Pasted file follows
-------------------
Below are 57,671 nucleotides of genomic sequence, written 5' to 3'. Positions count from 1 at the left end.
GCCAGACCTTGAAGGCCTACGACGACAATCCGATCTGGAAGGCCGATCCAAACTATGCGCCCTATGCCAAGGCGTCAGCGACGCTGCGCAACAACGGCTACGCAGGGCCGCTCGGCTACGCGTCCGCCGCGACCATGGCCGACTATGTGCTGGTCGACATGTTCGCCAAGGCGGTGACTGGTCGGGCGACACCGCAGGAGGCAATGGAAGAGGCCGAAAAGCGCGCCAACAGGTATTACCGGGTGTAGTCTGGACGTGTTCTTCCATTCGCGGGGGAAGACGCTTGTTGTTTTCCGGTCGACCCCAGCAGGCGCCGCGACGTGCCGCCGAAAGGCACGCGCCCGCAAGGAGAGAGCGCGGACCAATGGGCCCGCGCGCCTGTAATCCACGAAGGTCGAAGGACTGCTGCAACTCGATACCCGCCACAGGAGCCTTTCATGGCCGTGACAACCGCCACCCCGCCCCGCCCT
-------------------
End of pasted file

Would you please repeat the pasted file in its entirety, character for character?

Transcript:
Below are 57,671 nucleotides of genomic sequence, written 5' to 3'. Positions count from 1 at the left end.
GCCAGACCTTGAAGGCCTACGACGACAATCCGATCTGGAAGGCCGATCCAAACTATGCGCCCTATGCCAAGGCGTCAGCGACGCTGCGCAACAACGGCTACGCAGGGCCGCTCGGCTACGCGTCCGCCGCGACCATGGCCGACTATGTGCTGGTCGACATGTTCGCCAAGGCGGTGACTGGTCGGGCGACACCGCAGGAGGCAATGGAAGAGGCCGAAAAGCGCGCCAACAGGTATTACCGGGTGTAGTCTGGACGTGTTCTTCCATTCGCGGGGGAAGACGCTTGTTGTTTTCCGGTCGACCCCAGCAGGCGCCGCGACGTGCCGCCGAAAGGCACGCGCCCGCAAGGAGAGAGCGCGGACCAATGGGCCCGCGCGCCTGTAATCCACGAAGGTCGAAGGACTGCTGCAACTCGATACCCGCCACAGGAGCCTTTCATGGCCGTGACAACCGCCACCCCGCCCCGCCCT